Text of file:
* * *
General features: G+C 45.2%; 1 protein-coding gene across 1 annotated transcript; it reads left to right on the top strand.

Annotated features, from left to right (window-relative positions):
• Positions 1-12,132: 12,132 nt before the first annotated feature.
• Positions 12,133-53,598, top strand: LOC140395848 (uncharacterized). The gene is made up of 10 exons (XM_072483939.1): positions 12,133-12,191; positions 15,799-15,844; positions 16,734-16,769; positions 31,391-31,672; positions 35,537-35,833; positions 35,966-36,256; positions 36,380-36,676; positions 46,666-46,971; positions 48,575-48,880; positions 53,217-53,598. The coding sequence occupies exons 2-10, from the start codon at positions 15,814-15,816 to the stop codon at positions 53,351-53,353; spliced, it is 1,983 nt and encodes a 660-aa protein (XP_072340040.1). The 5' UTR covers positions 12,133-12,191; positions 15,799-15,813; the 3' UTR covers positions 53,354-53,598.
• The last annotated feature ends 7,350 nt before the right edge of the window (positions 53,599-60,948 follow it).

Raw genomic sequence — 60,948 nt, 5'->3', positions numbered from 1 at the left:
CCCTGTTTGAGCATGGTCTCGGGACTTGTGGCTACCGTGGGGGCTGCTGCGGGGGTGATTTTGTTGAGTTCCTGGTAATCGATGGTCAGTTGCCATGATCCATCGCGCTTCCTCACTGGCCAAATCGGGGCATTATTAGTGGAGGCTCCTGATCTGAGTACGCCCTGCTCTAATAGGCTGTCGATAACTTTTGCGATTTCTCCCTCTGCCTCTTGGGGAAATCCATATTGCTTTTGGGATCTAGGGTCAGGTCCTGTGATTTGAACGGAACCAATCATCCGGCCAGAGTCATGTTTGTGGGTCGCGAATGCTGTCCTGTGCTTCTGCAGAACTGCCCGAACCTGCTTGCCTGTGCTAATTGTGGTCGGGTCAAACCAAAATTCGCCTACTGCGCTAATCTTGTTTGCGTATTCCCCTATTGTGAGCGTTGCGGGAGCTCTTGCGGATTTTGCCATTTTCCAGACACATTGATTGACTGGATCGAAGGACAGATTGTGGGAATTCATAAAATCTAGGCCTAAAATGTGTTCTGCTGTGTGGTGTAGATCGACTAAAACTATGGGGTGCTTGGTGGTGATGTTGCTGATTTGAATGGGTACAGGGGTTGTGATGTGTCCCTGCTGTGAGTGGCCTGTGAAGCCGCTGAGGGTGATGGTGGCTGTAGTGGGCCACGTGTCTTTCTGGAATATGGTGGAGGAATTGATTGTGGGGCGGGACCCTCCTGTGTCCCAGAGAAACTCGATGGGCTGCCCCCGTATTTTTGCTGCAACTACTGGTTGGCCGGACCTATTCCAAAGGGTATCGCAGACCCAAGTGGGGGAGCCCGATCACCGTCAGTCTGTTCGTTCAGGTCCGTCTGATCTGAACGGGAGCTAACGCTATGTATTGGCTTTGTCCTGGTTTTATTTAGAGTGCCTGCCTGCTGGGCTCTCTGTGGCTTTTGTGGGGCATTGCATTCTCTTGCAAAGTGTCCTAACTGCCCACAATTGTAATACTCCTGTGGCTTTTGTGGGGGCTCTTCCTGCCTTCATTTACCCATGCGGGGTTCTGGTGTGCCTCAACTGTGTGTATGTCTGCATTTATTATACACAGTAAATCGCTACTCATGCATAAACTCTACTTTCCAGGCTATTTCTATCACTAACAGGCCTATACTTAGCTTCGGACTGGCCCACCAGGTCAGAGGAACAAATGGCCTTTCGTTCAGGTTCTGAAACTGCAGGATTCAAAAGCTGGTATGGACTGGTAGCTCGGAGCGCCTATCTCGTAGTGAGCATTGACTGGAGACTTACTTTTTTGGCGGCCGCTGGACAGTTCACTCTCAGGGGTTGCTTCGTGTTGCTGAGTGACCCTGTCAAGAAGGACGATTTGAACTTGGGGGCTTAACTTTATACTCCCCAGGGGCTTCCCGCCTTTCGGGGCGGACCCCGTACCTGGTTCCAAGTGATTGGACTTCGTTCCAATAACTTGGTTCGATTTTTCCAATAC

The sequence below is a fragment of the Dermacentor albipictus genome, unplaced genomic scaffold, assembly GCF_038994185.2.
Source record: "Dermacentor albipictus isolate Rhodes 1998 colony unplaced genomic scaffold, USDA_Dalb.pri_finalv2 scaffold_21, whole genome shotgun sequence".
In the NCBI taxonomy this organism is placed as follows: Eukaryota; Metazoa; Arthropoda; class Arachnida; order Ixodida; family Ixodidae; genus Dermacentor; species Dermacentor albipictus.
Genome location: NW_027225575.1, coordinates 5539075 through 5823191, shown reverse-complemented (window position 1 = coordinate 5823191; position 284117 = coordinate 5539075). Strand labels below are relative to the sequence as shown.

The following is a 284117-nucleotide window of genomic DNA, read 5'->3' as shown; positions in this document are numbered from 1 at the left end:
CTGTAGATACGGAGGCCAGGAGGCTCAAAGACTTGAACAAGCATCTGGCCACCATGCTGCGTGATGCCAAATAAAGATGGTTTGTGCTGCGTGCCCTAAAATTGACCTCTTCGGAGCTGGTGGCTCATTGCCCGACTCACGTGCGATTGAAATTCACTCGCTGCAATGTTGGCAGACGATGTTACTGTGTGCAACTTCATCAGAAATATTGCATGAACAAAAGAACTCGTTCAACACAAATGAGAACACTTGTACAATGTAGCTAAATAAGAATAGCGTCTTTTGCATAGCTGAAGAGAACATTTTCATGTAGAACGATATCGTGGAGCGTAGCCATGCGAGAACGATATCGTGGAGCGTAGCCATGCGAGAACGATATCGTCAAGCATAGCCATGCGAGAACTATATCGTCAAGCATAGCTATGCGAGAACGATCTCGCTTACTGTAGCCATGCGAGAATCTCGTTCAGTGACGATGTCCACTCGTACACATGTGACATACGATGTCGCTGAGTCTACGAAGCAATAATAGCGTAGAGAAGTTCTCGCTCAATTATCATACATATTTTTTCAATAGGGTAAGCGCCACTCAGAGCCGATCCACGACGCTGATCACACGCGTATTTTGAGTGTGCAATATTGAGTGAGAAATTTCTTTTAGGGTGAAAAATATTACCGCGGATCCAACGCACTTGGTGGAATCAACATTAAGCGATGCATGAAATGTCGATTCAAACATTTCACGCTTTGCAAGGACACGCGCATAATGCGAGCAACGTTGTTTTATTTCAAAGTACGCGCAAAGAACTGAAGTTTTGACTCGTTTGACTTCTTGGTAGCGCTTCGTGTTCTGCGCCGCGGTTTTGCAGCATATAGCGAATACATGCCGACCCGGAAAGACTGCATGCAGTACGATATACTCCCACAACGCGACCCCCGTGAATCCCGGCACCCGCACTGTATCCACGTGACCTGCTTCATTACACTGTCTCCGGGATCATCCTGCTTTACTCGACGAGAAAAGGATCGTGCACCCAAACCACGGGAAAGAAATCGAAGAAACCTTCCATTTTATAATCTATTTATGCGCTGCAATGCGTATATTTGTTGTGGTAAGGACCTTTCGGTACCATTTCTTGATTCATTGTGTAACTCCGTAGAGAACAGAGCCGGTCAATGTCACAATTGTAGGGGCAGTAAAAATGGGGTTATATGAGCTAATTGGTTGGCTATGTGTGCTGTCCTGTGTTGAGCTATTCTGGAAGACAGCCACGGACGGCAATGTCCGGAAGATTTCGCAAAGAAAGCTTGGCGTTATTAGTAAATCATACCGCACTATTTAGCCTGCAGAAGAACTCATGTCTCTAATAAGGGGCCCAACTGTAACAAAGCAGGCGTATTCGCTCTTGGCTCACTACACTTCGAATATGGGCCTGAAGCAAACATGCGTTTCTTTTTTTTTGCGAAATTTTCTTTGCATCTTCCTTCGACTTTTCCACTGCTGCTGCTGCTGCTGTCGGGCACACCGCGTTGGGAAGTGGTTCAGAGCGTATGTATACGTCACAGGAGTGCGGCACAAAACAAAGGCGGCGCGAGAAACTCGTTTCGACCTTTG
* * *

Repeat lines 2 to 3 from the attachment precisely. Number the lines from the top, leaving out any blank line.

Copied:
Annotated features, from left to right (window-relative positions):
• Positions 1-12,132: 12,132 nt before the first annotated feature.